Tuesday, October 7, 2008

why savannahs shouldn't have roads

Unfortunately, today's road-killed specimen was my fault (yesterday).  Driving home from Hazel's tumbling class ("that was FUN, daddy.  I LIKE fun"), two birds popped up from the roadside, one went straight up, the other inexplicably dipped somewhat and before I could get to the brake it went bounding off the car.  I circled back hoping it would be a house sparrow, but found this little guy instead:
The first thing I noted as I slowed past it, was the somewhat rufous-edged (in the sun) secondaries and my initial thought was "its way to late for a Henslow's." Looking at the entire bird I could see it was a bright little Savannah sparrow.  While savannahs have much shorter tails than something like a song sparrow, the angle of the photo somewhat shortens the tail even further as I was trying to get the face and the wing in the same focal plane.  I don't have a Pyle guide (maybe Christmas...  ) but songbirds usually moult their body plumage once a year and the wings once or twice yearly.  Comparing this bird with the next photo (taken in May a few years ago) you can see how the yellow lore becomes more prominent with wear while the malar area becomes whiter.  The flank and side streaks become more distinct as well.  You can also see how the areas that are rufous in the greater coverts and secondaries are worn off, adding to the much paler appearance that most of us are used to when we picture a Savannah sparrow in our heads:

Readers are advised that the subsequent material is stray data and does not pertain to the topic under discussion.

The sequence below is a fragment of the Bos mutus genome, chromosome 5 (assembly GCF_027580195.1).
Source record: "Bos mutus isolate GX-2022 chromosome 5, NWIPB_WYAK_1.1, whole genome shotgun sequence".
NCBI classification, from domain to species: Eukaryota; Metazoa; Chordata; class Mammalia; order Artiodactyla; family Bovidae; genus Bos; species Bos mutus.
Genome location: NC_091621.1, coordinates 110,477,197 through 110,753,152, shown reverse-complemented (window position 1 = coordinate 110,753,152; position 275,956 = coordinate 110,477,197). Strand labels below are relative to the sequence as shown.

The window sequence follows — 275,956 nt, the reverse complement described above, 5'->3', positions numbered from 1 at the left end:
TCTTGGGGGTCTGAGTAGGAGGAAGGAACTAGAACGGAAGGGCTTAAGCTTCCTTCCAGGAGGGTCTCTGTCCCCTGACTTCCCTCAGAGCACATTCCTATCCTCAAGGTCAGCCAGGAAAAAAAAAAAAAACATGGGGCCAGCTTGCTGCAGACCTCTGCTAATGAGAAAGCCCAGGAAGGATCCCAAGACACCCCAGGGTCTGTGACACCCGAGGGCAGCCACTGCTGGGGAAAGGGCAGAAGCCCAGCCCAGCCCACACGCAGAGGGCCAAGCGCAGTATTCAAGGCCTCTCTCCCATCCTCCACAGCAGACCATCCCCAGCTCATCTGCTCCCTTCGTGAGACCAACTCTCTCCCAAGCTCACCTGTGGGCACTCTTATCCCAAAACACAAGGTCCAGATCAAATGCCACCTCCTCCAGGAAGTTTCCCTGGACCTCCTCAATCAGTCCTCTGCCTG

Chain link fences aren't really ideal perches photographically speaking, otherwise the second pic would be much nicer (maybe should try to photo-shop in a nice rustic-looking fencepost some winter night).

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